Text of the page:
At the heart of the question then, was how the imperial message was portrayed within these cities – from schoolroom to theatre to regional newspapers – and how well (or with what success) it was received. From there, the book proceeds in a logical and straightforward manner: following a survey of the extensive existing literature, Beaven moves through chapters on journalism, education and mass entertainment, each with their own separate conclusions concerning the findings from his three chosen cities. By examining these themes he demonstrates convincingly that this imperial message was not unchanging, uniform or uniformly received. Instead, he argues that it was subject to augmentation and “adapted by Civic Leaders to address local anxieties, enhance civic reputations and engage the local populace” (p. 88). For example, in classrooms the role of the Empire differed greatly in teaching between working-class Portsmouth – where schoolmasters bought wholeheartedly into the post-Boer War national efficiency movement and sought to improve the physical and moral standing of their pupils through navy-style exercises – and Leeds, where it was believed necessary to promote patriotism among minority groups, such as Jews. With regard to public celebrations, similar differences are set out, highlighting what Beaven describes as the “complexities of endeavouring to transmit a uniform celebration of Empire across the country”. Visions of Empire is full of examples like this, and, on the whole, his case is well made.
In such a short book however, there is inevitably omissions and details which perhaps warranted being more substantially examined. While Beaven clearly knows and understands a great deal about the Boer War in its Imperial context, the interwar years are rather lighter on detail. For example, the industry in Coventry is mentioned only very briefly, yet of the three cities, Coventry’s change with regard to Empire and industry was the most striking. Before 1914, the navy – and by extension Portsmouth – was near the centre of British defence. The Royal Dockyards and in earlier times the Royal Naval Academy in Portsmouth were a source of great pride to the city which could, with some authority, claim to be central to a period when ‘Britannia ruled the waves’. However, after 1918, the focus shifted slowly but deliberately towards a new way of war based on tanks, bombers and fighters and transformed Coventry from a munitions works into one of the main focal points of the British war effort before and during WWII. Thus, the population of Coventry soared in the 1920s and 1930s, while shipbuilding cities like Portsmouth and Glasgow stagnated. Moreover, unlike ships, the weapons built in Coventry were primarily to be used defending Britain in Europe, rather than far-flung Imperial possessions.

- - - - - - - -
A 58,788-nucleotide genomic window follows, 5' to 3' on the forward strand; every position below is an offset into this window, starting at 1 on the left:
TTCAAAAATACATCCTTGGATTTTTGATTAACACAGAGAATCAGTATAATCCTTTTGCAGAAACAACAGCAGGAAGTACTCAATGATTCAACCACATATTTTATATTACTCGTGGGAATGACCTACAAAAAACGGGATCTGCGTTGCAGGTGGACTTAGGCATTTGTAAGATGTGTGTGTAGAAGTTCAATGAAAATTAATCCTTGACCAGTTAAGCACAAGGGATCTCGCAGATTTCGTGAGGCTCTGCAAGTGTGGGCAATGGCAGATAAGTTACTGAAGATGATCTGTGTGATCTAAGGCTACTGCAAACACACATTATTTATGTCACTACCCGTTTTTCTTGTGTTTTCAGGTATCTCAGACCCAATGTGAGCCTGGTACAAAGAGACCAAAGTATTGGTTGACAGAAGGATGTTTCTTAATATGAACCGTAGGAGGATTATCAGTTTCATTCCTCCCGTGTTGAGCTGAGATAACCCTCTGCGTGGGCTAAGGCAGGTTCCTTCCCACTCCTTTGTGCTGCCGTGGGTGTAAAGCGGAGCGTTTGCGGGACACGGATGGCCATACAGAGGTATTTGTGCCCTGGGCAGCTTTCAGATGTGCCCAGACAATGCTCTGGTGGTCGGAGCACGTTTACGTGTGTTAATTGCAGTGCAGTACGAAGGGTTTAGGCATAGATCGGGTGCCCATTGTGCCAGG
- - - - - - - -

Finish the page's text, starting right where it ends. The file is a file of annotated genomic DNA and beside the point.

In other words, in the defence of empire, the relative fortunes and experiences of Coventry and Portsmouth diverged in the last two decades of Beaven’s study, and an analysis for what this in particular meant for the imperial message in these cities would have been a very worthwhile contribution to the debate on patriotism and imperial defence. Given that Beaven explains the difference in local reactions to empire by suggesting citizens viewed empire through a local lens, and argues that to them it was mainly about what it meant for the place in which they lived, it could be said that extending his study to this area may have provided some interesting findings and conclusions.
This criticism is, however, minor and reflects as much the reviewer’s interests as it does the author’s. Though unquestionably stronger in the years before 1914, on the whole Brad Beaven has provided a thought-provoking and well-researched study which adds considerably to our understanding of patriotism and the imperial message, and as such deserves to be read and engaged with.
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Christopher Miller. Review of Beaven, Brad, Visions of Empire: Patriotism, Popular Culture and the City, 1870–1939.
H-Soz-u-Kult, H-Net Reviews.